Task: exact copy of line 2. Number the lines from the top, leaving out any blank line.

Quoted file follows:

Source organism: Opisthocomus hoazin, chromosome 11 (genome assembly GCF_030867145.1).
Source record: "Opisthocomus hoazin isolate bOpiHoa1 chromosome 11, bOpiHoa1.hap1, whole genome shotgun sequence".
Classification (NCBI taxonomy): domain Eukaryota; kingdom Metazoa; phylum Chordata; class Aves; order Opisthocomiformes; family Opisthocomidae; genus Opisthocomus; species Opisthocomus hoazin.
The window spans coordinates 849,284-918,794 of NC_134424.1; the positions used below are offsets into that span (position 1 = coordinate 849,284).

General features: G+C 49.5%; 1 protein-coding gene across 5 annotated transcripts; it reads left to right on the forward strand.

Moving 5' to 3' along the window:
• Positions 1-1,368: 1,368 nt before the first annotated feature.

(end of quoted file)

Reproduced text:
Source record: "Opisthocomus hoazin isolate bOpiHoa1 chromosome 11, bOpiHoa1.hap1, whole genome shotgun sequence".